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Arty Chick’s Seven Flicks: Week 1

What are you streaming this week? When the COVID-19 pandemic began, I started a list on my Facebook page, posting a film I love every day. That list has grown, and is still growing, edging up past 150 films. It is getting a little harder to choose a new film. But I’ve remembered a lot of great movies that I’ve watched over the years and they span all genres and eras. And sometimes one film will remind me of another or an actor that I’d forgotten. I’ve stayed away from the last decade because there are a million “best of” lists that included them. These are films that have stayed with me. Some are obscure, and some no doubt skew to my more “arty” taste. But I am sure you’ll find something to watch that will fill that pandemic hole.  I’ll be posting them in batches of 7 each week, until I have nothing more to say. That could take a while.

 

Enough Said

Enough Said is really Julia Louis Dreyfus’ movie. She shines as Eva, a funny, cynical, hard-working masseuse who could probably use a massage or two to de-stress. But as soon as James Gandolfini’s Albert comes on screen, you can’t help but feel a sharp pang of sadness at Gandolfini’s recent, sudden death – and at the loss of a talent that obviously went far beyond his portrayal of Tony Soprano. In this movie, he plays a guy who’s got some flaws, but is also sweet and loveable and funny – especially when he’s exchanging banter with potential love interest Eva. Both are divorced single parents to teenage daughters about to head off to college. They meet at a party and romance blossoms. But so does doubt – at least where Eva’s concerned, after she unwittingly befriends Albert’s ex-wife Marianne, a seemingly near-perfect poet (Catherine Keener) with plenty to say about her ex and the aforementioned flaws.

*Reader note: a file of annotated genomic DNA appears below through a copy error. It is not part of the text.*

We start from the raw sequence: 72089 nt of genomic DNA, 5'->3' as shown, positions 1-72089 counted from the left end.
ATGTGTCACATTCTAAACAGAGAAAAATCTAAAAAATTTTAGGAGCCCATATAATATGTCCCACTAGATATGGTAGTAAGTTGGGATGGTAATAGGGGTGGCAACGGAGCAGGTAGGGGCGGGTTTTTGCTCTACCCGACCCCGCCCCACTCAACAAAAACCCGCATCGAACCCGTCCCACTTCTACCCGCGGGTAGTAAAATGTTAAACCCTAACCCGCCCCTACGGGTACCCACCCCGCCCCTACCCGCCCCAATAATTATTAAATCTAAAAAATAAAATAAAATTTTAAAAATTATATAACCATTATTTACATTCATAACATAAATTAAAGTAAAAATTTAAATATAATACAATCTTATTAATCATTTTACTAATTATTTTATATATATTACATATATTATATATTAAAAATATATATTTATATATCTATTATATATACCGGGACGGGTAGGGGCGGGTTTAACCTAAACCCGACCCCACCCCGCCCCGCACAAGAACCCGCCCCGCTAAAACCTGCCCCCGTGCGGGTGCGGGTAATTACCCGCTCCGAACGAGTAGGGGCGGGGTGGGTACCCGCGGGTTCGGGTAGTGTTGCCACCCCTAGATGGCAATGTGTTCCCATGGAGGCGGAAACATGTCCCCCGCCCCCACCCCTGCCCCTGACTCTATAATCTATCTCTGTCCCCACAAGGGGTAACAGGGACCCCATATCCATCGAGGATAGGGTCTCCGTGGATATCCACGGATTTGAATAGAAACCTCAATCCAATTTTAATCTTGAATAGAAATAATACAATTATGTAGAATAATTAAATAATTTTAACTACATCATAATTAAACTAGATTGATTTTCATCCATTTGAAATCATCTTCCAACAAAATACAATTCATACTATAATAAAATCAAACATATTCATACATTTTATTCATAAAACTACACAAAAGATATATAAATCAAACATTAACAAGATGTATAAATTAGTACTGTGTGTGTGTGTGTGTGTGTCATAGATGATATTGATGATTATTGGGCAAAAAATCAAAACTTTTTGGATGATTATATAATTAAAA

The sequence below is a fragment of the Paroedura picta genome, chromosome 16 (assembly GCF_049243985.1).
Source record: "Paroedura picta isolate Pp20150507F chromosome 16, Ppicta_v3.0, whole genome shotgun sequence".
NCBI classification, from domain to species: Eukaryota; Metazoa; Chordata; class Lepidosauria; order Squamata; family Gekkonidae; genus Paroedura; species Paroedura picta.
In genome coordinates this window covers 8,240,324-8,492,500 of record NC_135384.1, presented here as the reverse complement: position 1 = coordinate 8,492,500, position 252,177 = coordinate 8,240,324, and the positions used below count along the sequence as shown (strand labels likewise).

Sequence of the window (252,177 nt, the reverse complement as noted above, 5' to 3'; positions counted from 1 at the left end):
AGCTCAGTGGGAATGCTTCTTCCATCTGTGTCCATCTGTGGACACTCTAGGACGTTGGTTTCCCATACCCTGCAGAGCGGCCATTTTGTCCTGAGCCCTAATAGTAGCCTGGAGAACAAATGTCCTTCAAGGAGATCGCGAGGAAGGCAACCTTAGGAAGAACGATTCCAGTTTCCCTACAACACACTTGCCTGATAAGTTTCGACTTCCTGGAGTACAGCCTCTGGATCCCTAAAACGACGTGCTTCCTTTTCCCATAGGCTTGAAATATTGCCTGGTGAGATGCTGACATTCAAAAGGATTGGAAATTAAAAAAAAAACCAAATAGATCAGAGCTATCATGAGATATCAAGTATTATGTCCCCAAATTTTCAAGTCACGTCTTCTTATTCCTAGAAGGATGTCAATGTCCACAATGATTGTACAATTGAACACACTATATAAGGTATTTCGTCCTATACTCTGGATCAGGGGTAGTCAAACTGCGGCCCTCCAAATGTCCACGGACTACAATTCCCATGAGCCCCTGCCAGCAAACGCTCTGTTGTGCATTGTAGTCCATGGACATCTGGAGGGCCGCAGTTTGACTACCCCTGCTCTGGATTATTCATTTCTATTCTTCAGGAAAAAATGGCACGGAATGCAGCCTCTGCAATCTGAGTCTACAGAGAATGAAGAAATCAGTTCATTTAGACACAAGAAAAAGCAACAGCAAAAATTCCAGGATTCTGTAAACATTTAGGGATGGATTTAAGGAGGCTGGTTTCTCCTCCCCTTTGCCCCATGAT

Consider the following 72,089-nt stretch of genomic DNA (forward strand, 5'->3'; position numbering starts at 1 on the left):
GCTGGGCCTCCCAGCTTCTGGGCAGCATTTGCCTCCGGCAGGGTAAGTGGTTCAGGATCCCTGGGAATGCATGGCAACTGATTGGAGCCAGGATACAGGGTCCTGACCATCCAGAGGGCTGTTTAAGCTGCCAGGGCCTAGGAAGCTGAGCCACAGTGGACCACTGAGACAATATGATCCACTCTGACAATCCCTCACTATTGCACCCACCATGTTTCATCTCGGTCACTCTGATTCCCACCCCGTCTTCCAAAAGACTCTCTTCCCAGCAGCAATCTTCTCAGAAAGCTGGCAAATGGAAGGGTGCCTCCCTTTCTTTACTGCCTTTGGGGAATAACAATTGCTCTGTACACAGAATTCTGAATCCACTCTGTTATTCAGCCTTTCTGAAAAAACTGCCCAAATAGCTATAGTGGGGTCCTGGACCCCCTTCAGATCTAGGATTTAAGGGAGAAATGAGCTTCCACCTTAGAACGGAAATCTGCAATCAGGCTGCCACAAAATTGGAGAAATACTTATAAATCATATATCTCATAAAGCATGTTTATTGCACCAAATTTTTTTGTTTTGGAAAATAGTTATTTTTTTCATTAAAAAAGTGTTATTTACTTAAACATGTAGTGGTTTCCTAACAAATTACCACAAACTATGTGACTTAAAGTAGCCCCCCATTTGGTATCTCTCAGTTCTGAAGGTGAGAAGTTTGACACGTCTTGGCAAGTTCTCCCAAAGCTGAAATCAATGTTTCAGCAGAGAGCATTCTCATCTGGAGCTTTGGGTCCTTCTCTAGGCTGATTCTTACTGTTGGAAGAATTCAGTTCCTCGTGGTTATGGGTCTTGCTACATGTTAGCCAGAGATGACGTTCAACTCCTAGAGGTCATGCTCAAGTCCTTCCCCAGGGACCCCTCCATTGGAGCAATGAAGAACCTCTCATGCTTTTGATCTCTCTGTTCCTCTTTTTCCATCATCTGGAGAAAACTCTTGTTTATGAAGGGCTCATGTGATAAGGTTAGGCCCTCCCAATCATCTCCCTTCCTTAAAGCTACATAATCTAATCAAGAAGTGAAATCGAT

The Incredible Burt Wonderstone

The Incredible Burt Wonderstone won’t blow you away any more than (or even as much as) Oz the Great and Powerful. But if you’re looking for a generally innocuous, sometimes funny, and occasionally gross cinematic outing, Wonderstone does the trick. Even more so if you grew up with one of those magic kits that came with a long multi-colored handkerchief, fake quarter, top hat, and a loaded deck of cards. That will kick the nostalgia factor – and enjoyment factor – up a notch.

Zero Dark Thirty

What a thrill to be reviewing the movie at the center of a huge political controversy! Zero Dark Thirty is a great piece of film making, but since it is about a significant episode of our recent history, and purported to be based on “first hand accounts” of the people who were there, there is the expectation that it will be treated in a documentary fashion, with no artistic license allowed. The major kerfuffle is all about whether the use of waterboarding during the Bush years actually gave the intelligence people any credible information that ultimately led to Bin Laden. The film suggests that it did and lots of our people in the government beg to differ, and that question swirls around the film obscuring the more important question — for a viewer, does it matter?